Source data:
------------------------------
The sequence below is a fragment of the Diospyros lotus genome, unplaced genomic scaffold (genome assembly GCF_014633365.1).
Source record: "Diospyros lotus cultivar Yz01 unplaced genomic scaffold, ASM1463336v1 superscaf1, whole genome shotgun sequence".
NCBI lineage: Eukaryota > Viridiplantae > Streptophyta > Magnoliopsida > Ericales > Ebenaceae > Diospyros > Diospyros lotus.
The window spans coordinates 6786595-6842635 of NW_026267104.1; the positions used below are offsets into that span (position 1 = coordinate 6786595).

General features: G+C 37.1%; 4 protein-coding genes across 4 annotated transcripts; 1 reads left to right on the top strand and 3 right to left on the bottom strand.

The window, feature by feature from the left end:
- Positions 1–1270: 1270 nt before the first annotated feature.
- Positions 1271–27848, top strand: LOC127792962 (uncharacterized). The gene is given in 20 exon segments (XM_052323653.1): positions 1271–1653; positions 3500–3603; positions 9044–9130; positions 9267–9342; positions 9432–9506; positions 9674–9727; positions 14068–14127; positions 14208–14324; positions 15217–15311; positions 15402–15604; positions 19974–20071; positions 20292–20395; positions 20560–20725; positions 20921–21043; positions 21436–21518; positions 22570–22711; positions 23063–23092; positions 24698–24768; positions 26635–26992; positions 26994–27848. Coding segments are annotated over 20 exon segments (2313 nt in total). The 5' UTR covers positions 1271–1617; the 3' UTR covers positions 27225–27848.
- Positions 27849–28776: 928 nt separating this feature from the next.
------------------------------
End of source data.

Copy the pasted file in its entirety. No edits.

The sequence below is a fragment of the Diospyros lotus genome, unplaced genomic scaffold (genome assembly GCF_014633365.1).
Source record: "Diospyros lotus cultivar Yz01 unplaced genomic scaffold, ASM1463336v1 superscaf1, whole genome shotgun sequence".
NCBI lineage: Eukaryota > Viridiplantae > Streptophyta > Magnoliopsida > Ericales > Ebenaceae > Diospyros > Diospyros lotus.
The window spans coordinates 6786595-6842635 of NW_026267104.1; the positions used below are offsets into that span (position 1 = coordinate 6786595).

General features: G+C 37.1%; 4 protein-coding genes across 4 annotated transcripts; 1 reads left to right on the top strand and 3 right to left on the bottom strand.

The window, feature by feature from the left end:
- Positions 1–1270: 1270 nt before the first annotated feature.
- Positions 1271–27848, top strand: LOC127792962 (uncharacterized). The gene is given in 20 exon segments (XM_052323653.1): positions 1271–1653; positions 3500–3603; positions 9044–9130; positions 9267–9342; positions 9432–9506; positions 9674–9727; positions 14068–14127; positions 14208–14324; positions 15217–15311; positions 15402–15604; positions 19974–20071; positions 20292–20395; positions 20560–20725; positions 20921–21043; positions 21436–21518; positions 22570–22711; positions 23063–23092; positions 24698–24768; positions 26635–26992; positions 26994–27848. Coding segments are annotated over 20 exon segments (2313 nt in total). The 5' UTR covers positions 1271–1617; the 3' UTR covers positions 27225–27848.
- Positions 27849–28776: 928 nt separating this feature from the next.